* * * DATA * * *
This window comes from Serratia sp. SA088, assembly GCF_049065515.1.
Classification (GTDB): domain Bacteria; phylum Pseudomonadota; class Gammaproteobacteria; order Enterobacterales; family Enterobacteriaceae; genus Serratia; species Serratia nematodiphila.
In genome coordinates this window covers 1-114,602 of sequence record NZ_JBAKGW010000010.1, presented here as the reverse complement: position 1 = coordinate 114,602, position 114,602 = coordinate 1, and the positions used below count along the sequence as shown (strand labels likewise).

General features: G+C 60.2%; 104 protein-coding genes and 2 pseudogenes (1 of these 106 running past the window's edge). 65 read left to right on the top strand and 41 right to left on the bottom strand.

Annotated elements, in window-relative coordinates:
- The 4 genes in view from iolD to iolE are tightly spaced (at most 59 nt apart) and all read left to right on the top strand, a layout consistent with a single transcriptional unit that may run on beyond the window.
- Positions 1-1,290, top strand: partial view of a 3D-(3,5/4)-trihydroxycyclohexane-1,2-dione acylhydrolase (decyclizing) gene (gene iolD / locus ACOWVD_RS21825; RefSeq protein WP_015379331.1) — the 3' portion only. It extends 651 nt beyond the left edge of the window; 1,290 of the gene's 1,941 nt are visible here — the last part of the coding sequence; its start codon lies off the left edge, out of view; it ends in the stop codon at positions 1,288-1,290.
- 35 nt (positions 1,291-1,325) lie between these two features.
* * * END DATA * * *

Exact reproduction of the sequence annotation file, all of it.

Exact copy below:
This window comes from Serratia sp. SA088, assembly GCF_049065515.1.
Classification (GTDB): domain Bacteria; phylum Pseudomonadota; class Gammaproteobacteria; order Enterobacterales; family Enterobacteriaceae; genus Serratia; species Serratia nematodiphila.
In genome coordinates this window covers 1-114,602 of sequence record NZ_JBAKGW010000010.1, presented here as the reverse complement: position 1 = coordinate 114,602, position 114,602 = coordinate 1, and the positions used below count along the sequence as shown (strand labels likewise).

General features: G+C 60.2%; 104 protein-coding genes and 2 pseudogenes (1 of these 106 running past the window's edge). 65 read left to right on the top strand and 41 right to left on the bottom strand.

Annotated elements, in window-relative coordinates:
- The 4 genes in view from iolD to iolE are tightly spaced (at most 59 nt apart) and all read left to right on the top strand, a layout consistent with a single transcriptional unit that may run on beyond the window.
- Positions 1-1,290, top strand: partial view of a 3D-(3,5/4)-trihydroxycyclohexane-1,2-dione acylhydrolase (decyclizing) gene (gene iolD / locus ACOWVD_RS21825; RefSeq protein WP_015379331.1) — the 3' portion only. It extends 651 nt beyond the left edge of the window; 1,290 of the gene's 1,941 nt are visible here — the last part of the coding sequence; its start codon lies off the left edge, out of view; it ends in the stop codon at positions 1,288-1,290.
- 35 nt (positions 1,291-1,325) lie between these two features.